Located just north of the old stone arch railroad bridge over Rausch Creek is believed to be the first limestone diversion well ever to be built in the United States. Patterned after a Swedish design, construction of the original circular well was begun in 1986 by the Dauphin Chapter of Trout Unlimited in conjunction with the PA Cooperative Fish & Wildlife Unit of Pennsylvania State University. The second (square) well was completed in 2000 by volunteers of Trout Unlimited’s Doc Fritchey Chapter, successor to the Dauphin Chapter, renamed in recognition of Dr. John A. Fritchey, Jr’s successful efforts during the 1970s to save the Stony Valley wilderness from commercial development.

The term “diversion” refers to the fact that part of the flow to be treated is diverted from the main stream channel. “Well” refers to the physical structure temporarily containing water diverted from the stream channel. Located approximately 100 yards upstream of the wells are two intake pipes which feed the water through nozzles into the wells with sufficient force to pulverize the bed of limestone gravel. The intakes are positioned such that only the circular well functions year round, and the square well is activated only during periods of high stream flow. The highly alkaline limestone particles reenter the main stream channel and chemically react to neutralize acidic water originating upstream from old coal mine drainages and acid precipitation from rainfall.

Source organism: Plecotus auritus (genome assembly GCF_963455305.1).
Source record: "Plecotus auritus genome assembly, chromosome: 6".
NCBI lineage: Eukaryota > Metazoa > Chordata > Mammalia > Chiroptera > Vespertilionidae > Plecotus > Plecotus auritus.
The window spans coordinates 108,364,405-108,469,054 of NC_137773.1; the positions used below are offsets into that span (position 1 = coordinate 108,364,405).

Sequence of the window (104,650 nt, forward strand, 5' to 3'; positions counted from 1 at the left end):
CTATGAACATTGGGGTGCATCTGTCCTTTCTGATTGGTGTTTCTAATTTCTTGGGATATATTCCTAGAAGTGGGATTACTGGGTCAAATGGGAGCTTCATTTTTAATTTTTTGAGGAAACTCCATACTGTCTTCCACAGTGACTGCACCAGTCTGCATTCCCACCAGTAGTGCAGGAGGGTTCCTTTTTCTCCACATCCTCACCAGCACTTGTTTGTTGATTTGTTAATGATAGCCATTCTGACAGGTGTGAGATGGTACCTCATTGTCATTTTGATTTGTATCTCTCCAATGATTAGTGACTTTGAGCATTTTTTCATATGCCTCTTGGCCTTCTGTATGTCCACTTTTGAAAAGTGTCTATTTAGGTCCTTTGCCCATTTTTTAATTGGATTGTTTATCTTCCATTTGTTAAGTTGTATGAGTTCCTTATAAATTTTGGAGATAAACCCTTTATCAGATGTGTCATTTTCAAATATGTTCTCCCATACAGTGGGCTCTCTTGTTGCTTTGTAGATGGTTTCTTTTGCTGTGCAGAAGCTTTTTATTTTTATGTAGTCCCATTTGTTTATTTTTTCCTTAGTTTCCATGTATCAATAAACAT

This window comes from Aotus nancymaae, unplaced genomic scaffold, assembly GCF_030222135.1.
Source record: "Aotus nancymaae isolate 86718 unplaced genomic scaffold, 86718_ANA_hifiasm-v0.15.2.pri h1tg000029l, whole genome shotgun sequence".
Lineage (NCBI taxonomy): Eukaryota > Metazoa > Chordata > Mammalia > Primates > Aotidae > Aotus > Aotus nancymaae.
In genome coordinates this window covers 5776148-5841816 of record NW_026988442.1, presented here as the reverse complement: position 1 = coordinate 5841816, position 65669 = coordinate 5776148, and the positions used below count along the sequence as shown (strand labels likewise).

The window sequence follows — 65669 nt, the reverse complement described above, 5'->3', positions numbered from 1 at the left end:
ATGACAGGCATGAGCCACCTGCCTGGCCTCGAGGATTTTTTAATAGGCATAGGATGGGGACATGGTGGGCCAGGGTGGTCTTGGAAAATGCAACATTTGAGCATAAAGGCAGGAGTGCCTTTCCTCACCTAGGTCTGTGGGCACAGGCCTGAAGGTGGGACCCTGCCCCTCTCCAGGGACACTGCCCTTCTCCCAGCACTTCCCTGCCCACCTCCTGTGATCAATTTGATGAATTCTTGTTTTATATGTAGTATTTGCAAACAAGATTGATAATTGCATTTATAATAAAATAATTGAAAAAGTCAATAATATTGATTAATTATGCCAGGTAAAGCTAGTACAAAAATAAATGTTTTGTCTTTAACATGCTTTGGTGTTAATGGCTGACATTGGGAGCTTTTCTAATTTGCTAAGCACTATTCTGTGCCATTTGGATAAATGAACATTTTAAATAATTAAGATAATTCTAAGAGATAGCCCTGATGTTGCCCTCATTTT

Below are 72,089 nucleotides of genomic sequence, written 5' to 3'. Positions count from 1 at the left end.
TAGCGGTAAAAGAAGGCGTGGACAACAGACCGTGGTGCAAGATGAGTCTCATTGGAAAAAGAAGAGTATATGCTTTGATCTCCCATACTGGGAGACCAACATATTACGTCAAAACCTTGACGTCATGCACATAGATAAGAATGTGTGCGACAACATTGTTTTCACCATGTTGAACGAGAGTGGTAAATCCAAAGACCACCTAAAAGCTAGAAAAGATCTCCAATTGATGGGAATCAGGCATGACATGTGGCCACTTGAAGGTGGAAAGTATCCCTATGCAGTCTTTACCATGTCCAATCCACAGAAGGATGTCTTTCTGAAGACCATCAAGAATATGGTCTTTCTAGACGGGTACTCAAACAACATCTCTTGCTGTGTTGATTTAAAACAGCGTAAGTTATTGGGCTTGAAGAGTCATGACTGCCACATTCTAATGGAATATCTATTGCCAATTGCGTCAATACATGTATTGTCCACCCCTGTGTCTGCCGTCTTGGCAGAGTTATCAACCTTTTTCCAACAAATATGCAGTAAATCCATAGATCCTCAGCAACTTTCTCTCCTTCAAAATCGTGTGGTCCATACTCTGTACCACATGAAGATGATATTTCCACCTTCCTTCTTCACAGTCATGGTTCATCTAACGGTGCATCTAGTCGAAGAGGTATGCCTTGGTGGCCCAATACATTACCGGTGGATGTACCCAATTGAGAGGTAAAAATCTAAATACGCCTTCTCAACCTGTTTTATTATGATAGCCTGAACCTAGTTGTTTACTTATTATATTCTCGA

Treating the acidic water of Rausch Creek results in a significant increase in pH (the greater the number, the less acidity), from an average of about 4.0 above the wells to over 6.0 just below the discharge. Although the appearance of clear water tumbling over the the rocks in the stream above the wells would lead the casual observer to conclude that the water is of good quality, no fish life is present there. In contrast, healthy brook trout can sometimes be observed just a few yards downstream from the old bridge. Since Rausch Creek is the largest tributary of Stony Creek, the treated water has a profound effect on the main stem for a significant number of miles downstream. Routine measurements of the pH near Ellendale Forge some 15 or so miles downstream reveal readings averaging over 6.0, adequate to support a year‑round population of both brook and brown trout. Although other factors such as a stream’s temperature and metals content also must be considered, research has shown that a minimum pH threshold of 5.0 will support a trout population of all age classes. Prior to the original diversion well installation in 1986, trout stocked in Stony Creek survived for relatively short periods due to the higher acidity levels.

The Doc Fritchey Chapter acknowledges the ongoing cooperation of the PA State Game Commission in providing the opportunity to build and maintain these wells on State Game Lands #211 property. And equally important to the success of this operation are the generous donations of limestone from Pennsy Supply’s Annville Quarry and the transportation of stone by John Reigel Trucking. The wells are maintained weekly on a year‑round basis, and volunteers are always welcome to assist Doc Fritchey TU with this work.